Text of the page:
It is often difficult to know why people do the things that they do, what we have to do is accept their actions and words at face value, we rarely get it right when we try and read between the lines. Standing back and looking at this with no emotional involvement there are some patterns that stand out.
The first is that he is a person who is sending you mixed messages; he is playing with your emotions. I understand he is confused but rather than working things out for himself and THEN talking with you, he is dumping all of his confusion onto you. That is a sure sign of emotional immaturity! Unfortunately, you can’t sort out his confusion for him. This is his journey and his path. Let him do his work. When he gets tired of his own suffering he will begin the process of self-discovery.
A second sign that he is not ready for a deeper relationship is the fact that “my ex still lives at home, dislikes his job and a lot of his friends basically sit around and get wasted which he dislikes”. Not only is his relationship with you a mess, he is also not taking care of his life responsibilities. The way he is conducting himself in general is from a place of great youth. This is not a judgment of him, he is still very young in age; most people do not begin the maturation process until their 20’s. During that decade, we begin to get a clear sense of our selves, what we like/dislike and why, who we are in our personal and professional lives. Since he has not yet gone through this process he is just not in a place in which he is ready for a committed relationship.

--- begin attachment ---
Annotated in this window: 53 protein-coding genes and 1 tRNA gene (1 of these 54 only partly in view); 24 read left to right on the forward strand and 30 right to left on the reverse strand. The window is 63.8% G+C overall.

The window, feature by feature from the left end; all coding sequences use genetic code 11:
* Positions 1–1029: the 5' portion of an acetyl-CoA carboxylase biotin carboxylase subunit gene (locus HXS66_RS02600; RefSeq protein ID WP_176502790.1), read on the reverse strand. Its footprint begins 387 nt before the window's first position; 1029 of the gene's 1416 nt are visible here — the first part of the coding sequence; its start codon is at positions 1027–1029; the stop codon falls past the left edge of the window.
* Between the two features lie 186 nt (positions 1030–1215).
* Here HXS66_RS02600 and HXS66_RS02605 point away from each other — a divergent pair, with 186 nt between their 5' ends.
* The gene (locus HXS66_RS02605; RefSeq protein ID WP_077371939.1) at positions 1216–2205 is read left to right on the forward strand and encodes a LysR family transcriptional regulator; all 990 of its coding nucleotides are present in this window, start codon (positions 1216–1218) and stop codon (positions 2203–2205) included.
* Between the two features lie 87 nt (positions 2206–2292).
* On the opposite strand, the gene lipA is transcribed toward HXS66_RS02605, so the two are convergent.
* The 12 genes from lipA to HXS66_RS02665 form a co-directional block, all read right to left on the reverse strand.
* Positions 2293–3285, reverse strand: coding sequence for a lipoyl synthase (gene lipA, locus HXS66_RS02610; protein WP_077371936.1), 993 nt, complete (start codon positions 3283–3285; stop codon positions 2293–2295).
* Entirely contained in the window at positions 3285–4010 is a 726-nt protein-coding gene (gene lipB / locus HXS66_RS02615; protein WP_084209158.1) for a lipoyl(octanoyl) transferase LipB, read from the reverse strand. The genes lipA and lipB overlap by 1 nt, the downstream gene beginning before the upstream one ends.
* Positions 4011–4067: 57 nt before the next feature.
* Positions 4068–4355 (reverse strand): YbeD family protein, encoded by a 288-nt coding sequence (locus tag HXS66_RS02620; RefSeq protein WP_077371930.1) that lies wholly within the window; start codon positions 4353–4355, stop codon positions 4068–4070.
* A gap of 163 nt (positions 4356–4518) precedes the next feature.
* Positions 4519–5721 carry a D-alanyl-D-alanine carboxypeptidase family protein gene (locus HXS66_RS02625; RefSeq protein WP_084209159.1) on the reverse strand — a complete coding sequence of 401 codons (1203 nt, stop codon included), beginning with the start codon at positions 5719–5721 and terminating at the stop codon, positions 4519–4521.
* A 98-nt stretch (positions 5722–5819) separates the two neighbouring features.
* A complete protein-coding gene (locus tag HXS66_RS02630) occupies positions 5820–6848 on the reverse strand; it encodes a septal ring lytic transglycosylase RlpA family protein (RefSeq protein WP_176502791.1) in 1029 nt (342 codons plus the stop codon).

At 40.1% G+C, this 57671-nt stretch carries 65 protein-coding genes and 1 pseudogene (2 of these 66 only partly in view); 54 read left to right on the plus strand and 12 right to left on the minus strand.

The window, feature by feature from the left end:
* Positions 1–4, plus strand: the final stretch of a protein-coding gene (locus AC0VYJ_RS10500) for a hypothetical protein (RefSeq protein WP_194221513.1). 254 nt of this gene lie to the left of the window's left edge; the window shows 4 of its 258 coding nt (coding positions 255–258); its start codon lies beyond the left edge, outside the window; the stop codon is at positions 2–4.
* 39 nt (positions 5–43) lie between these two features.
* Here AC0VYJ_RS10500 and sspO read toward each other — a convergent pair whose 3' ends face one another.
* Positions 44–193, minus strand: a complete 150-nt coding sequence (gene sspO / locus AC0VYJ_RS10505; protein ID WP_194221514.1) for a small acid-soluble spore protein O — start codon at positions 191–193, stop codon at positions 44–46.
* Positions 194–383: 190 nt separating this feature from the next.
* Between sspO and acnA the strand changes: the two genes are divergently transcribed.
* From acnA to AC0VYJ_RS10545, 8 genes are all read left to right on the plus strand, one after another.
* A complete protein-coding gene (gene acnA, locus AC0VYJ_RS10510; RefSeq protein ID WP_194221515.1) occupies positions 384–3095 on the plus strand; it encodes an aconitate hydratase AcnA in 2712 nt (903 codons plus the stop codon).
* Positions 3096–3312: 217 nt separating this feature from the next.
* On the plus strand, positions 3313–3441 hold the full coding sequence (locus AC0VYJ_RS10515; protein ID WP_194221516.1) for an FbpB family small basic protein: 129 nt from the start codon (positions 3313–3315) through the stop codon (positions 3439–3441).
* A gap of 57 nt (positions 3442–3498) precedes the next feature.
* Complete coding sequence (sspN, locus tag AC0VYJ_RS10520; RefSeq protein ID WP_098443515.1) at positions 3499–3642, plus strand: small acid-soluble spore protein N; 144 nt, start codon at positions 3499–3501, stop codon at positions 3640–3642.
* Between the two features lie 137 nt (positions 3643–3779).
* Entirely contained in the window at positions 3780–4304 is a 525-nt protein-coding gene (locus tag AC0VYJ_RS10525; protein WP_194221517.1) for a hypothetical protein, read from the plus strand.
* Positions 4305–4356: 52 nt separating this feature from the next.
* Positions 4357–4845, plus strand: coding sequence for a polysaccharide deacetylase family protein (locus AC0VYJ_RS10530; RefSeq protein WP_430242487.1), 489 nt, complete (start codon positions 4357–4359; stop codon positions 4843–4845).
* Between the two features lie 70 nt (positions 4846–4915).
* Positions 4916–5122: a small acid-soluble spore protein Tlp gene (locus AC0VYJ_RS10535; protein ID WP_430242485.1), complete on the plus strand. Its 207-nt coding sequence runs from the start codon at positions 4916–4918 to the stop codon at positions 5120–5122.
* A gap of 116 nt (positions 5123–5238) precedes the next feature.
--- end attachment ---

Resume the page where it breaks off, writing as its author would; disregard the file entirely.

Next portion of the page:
An important lesson for you is that you can’t get him to realize what he is doing and help him fix it.